A Letter from the Executive Editor

Dear students, faculty, staff and community members,

My name is Catherine Nolte, and I am a senior public relations major here at John Brown University. This year, I have the privilege of serving you as the executive editor of The Threefold Advocate.

If you were to tell me four years ago that I would be finishing undergrad in the midst of a pandemic, I wouldn’t have believed you. I don’t think any of us could have seen this year coming. Sometimes, when I look around at my masked classmates and professors, it feels downright surreal.

Not only must we contend with the threat of a virus, but we have seen pure and unrelenting hatred that seems to have no end.

Black men and women have been murdered by police officers, the very people sworn to protect their right to life and liberty. Asian men and women have been harassed and attacked as rhetoric from those in power continually blames them for the coronavirus. Hispanic and Latino individuals have faced similar rhetoric, questioning their right to be in a country that claims to welcome all. LGTBQIA+ individuals fear the loss of their rights and lives as they see other members of the community being assaulted and killed.

It seems like there is nothing that hasn’t gone wrong or been lost in 2020. Typically, the first message from the executive editor is an uplifting call to have a great year, and I intend for this to be so. However, we have to be honest and shake off the toxic positivity that we have been conditioned to absorb.

2020 sucks. It has been immensely painful. Many of us have lost a lot over the past few months. Some of us have lost loved ones to COVID-19 or other complications. Others have watched family members with serious health conditions be forced into isolation or have to risk their lives doing simple things like running errands. Some of our parents, or even ourselves, have lost jobs. Others have been forced onto the front lines because of their work.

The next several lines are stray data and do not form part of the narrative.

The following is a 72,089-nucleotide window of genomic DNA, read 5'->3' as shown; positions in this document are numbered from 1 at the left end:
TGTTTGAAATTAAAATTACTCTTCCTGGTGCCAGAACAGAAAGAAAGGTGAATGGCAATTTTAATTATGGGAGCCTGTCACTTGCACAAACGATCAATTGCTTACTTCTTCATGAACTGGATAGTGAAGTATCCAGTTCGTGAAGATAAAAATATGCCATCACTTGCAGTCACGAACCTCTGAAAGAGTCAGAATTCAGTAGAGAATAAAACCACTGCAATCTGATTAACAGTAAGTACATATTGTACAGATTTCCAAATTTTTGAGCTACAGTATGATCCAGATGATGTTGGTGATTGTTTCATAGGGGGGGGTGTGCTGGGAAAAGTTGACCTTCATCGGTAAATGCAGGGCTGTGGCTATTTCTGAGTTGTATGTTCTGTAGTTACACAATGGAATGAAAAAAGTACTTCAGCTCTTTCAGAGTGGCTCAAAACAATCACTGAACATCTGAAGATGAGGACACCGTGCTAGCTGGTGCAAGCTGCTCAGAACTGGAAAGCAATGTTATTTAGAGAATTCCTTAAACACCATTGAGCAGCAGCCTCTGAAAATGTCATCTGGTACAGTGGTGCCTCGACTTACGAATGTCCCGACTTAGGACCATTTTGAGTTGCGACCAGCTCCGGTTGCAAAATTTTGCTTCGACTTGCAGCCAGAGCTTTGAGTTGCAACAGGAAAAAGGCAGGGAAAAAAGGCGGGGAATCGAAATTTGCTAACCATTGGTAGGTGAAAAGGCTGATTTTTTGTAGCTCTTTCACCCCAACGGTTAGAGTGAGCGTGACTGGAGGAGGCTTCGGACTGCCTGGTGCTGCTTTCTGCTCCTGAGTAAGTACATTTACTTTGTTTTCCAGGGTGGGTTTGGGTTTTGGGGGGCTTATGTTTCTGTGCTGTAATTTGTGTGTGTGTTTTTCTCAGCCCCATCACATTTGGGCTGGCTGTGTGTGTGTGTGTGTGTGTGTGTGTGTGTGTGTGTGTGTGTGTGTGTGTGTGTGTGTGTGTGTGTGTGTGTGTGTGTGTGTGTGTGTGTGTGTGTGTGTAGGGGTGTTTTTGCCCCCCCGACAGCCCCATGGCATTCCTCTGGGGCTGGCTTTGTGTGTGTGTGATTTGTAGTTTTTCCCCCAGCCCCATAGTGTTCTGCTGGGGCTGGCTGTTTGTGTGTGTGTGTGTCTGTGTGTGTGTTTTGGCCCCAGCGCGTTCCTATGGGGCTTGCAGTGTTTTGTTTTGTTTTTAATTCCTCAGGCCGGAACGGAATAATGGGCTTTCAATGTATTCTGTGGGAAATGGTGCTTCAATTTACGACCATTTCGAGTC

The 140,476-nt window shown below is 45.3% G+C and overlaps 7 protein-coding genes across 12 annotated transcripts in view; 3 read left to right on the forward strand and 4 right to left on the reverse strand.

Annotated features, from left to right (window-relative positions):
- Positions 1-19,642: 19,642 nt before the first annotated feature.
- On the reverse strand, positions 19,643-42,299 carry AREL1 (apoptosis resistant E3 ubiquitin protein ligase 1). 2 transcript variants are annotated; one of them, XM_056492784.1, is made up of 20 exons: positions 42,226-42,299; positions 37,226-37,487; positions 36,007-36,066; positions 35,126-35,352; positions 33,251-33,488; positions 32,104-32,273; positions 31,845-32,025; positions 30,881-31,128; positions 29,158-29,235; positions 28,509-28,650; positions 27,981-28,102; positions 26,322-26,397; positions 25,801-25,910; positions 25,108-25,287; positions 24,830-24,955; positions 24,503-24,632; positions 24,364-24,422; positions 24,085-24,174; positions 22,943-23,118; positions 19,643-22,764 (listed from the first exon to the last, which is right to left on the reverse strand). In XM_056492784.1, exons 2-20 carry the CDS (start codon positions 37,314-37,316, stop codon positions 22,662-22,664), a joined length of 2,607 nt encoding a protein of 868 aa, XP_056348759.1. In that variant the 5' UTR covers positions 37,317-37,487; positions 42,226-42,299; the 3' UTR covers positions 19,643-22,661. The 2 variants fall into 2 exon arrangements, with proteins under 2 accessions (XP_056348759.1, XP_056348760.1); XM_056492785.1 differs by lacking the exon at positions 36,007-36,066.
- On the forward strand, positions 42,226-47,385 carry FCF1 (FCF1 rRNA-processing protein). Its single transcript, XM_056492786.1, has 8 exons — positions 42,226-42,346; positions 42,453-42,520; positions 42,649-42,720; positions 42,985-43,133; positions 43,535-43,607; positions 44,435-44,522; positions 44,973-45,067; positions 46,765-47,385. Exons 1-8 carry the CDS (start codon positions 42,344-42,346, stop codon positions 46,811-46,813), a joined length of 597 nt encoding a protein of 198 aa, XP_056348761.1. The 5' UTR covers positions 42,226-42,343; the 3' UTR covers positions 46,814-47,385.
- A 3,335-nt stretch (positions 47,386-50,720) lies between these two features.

While some students have had the privilege of living somewhat normally during this time, others have been pushed into survival mode. COVID-19 is not the “ultimate equalizer.” It has revealed many fissures already present in our society.

Where does that leave us with four months to go?

It leaves us with each other.

Regardless of your beliefs, your major or your hometown, John Brown University is your community. It is the campus, the student body, the company that we are all a part of.

With a public health crisis that demands that we work together to protect our neighbors, it forces us to rely on each other. With a racial and historical reckoning that demands we examine the truth of our past, it forces us to look in the mirror to see who we have become.

For better, for worse and for whatever comes next, we are stuck together. When someone gets sick, it impacts all of us. When someone is harassed or demeaned because of their identity, it impacts all of us. If we learn anything from this time, it is that the body of Christ truly feels every bruise, every wound and every hurtful word, no matter which part is struck first.

Being with each other and belonging to each other during this time will require courage and compassion.

Courage to remind someone to back up if they are standing too close. Compassion to find new ways to wrap arms of love around our friends.

Courage to call out racism, xenophobia and homophobia in our community. Compassion as we enter into dialogue with those who have different perspectives and backgrounds.

Courage to care and sacrifice our comfort for the good of our neighbors and those whom we don’t know. Compassion to rest and care for ourselves during an unrelenting and trying season.

I, as your executive editor, promise to stand with you and for you this year. We, as the student newspaper, will seek to be inclusive of all perspectives with both the hard and good news. We will be ready and waiting to hear your voices.

With courage and compassion, we can get through this year, but we have to get through it together.

In Christ,

Catherine Nolte

Photo: Katelyn Kingcade, The Threefold Advocate